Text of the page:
holi wishes said...

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james higham said...

This is a great post, Tiberius. You always do good ones but this is truly fascinating. I'll have to download it and go through it later. Initial thoughts are that local influences can be very local indeed and do affect conversion - e.g. the Druze [although those guys have a very strange world view].

When you wrote: 'most pagan communities exist with a pantheon of lower spirits who deal largely with nature, local deities if you like, and then with an ascending scale of divinity up to a single high God at the top who is normally rather remote', I was certain you were referring to the Scots.

Now they really are a study in themselves.

Ian said...

I echo James, this is fascinating. I see some very intriguing ramifications arising from the importance of translation in abetting conversion; so much seems to depend on the skill of the translator, which seems a startlingly arbitrary factor.

Anonymous said...

Nice work Gracchi. Yes it is true that the Angamis believed the existance of a supreme God and called "Ukepenuopfu". The Angamis also have a somewhat synonyms of sin called "Kenyu" impose by Ukepenopfu. The difference is that in kenyu; there is no forgiveness where as in sin there are forgiveness (70 times 7). This preaching of Jehovah and forgiveness seems to have made the Angamis suspicious.

Mike Holliday said...

The Nagas almost bring a new meaning to Christianity. They've certainly accepted Christ, but are yet to give up their "pantheon of lower spirits who deal largely with nature, local deities."

I suspect that part of the appeal towards Christianity for the Nagas was that it taught peace and brotherhood towards all mankind. Prior to Christianity, the Naga Hills where made up of Village states and were continually suspicious and afraid of neighboring tribes. As headhunters, they often preyed upon lone travelers. They were warriors who fought by stealth rather than might. This made the hills extremely dangerous. Christianity offered them an escape from that constant fear.

Anonymous said...

I am saddened to read how Christians are preying on poor native peoples of the world. Not content with destroying the civilisation of native Americans and Africans they now bring destruction to India.
As the Christian religion is failing in the West the dwindling yet fanatical members is now exploiting the poor third world countries in the guise of "salvation". Give the rest of us a break.
The Abrahamical (desert) religions have brought untold misery to Europe (inquisition, witch burning etc)and Islam to Middle East/ Far East and India. The world would be a safer and happier place without you guys wrecking it with your sanctimonious "my god is best" nonsense.

Indeed tolerance is essential only to monotheism; an only God is by nature a jealous God who will not allow another to live. On the other hand, polytheistic gods are naturally tolerant; they live and let live. In the first place, they gladly tolerate their colleagues, the gods of the same religion, and this tolerance is afterwards extended even to foreign gods who are accordingly, hospitably received and later admitted, in some cases, even to an equality of rights. An instance of this is seen in the Romans who willingly admitted and respected Phrygia, Egyptian and other foreign gods. Thus it is only the monotheistic religions that furnish us with spectacle of religious wars, religious persecutions, courts for trying heretics, and also with that of iconaoclasm, the destruction of the images of foreign gods, demolition of Indian temples and Egyptian colossi that looked at the sun for three thousand years; all this because their jealous God had said : " Thou shalt make no graven image" and so on.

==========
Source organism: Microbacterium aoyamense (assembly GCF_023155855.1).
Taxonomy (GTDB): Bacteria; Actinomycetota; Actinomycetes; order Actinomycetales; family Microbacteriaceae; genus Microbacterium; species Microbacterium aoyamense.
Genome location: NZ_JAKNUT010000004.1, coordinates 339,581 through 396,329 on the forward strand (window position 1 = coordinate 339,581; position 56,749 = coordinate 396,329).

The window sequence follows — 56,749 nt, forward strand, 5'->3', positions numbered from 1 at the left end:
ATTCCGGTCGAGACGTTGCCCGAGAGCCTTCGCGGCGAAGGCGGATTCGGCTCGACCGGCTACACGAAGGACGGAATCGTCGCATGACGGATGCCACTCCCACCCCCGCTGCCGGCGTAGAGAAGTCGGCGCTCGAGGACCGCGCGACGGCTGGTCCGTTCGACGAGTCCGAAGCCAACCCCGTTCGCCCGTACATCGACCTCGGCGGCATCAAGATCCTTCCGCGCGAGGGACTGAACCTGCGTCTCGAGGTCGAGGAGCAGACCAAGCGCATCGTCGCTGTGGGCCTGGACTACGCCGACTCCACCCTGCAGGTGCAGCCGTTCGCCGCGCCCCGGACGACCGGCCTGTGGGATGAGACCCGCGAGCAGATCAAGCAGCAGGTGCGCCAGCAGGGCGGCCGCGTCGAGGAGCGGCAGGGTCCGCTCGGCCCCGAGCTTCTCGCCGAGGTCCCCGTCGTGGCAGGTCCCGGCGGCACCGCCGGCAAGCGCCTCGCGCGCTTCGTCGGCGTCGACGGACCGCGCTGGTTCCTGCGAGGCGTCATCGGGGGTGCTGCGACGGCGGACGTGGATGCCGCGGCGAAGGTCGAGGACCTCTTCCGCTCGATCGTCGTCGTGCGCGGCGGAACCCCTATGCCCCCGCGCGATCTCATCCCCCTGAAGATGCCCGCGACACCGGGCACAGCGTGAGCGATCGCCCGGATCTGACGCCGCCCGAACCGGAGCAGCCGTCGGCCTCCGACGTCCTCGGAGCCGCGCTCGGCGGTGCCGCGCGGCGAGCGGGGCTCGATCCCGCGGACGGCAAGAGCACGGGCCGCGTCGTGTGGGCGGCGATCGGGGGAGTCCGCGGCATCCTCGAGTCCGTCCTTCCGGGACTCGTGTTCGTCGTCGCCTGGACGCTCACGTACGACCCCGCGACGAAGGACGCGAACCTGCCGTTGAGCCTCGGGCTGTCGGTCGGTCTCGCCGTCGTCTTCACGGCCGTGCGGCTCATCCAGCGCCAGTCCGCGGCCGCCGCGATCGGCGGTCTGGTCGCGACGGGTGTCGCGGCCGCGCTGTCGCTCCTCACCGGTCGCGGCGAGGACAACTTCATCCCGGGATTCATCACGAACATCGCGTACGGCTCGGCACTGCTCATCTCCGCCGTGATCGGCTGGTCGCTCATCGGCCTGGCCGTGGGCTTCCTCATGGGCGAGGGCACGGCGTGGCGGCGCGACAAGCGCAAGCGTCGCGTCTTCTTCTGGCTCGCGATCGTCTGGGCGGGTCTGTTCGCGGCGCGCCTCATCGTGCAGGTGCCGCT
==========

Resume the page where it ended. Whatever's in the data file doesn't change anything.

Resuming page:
The tolerating spirit of idolators both in ancient and modern times, is very obvious to any one, who is the least conversant with writings of historians or travelers....The intolerance of almost all religions, which have maintained the unity of god, is as remarkable as the contrary principle in polytheists. The implacable, narrow spirit of the Jews is well- known. Mahometanism set out with still more bloody principles, and even to this day, deals out damnation, tho' not fire and faggot, to all other sects

It would not surprise me that you guys cannot tolerate any other world veiwpoint and will delete my comment.

Gracchi said...

Anonymous I don't think you have read the post- I'm not discussing whether Christianity ipso facto is a good or bad idea but why it seemed attractive to people in Nagaland in the 20th Century. I am not a Christian myself so I can't answer your points though I would say you have a jaundiced view of the religion- Christians have done plenty of ugly things, but they have also done good things- like the abolition of slavery which in the UK was led by Christians. Pagans have done plenty of good things and bad things in the past- as have Muslims and Hindus- I'm not sure there is much else to say on this.

Incidentally I do not delete comments unless they are obviously spam or deliberately offensive. I don't see your comment as either but I do think it is greivously mistaken.

edmund said...

i fell compelled to point out that overall Christianity is growing insofar as it's something that can be mesasured( baptisms etc) and does the "west" not include Korea?

Grachi as a proselytising christian flying pigs suddenly seem a sensible idea.

Gracchi said...

One just went past my window

Anonymous said...

Just like everything in the world....there should be a competition including the faith. When you submit to the crap of one God.....which actually in todays world forms an identity for ones existence....you are practically a slave to whatever it says and the interpreter.

Why can't people just find the God within selves, the truth is every human has the potential to become God as per the Buddhism is how the world behaves. You find godly acts every time. Get freedom from somebody will take care of us....instead raise to the potential of becoming one. The theories that world is flat was so wrong and Asians knew centuries ago of its universe and planet.....that most Asian Kingdoms never sought world domination proves the way living here might very hard but not self destructive.the western philosophy that all things are made by God for his existence is so wrong. Protect your animals, your rivers and ecology from these monsters. They will make you feel that we are most important and deserve every minute of consumerist happness. We have no right to happiness over another living beings existence. We can partner but not destroy.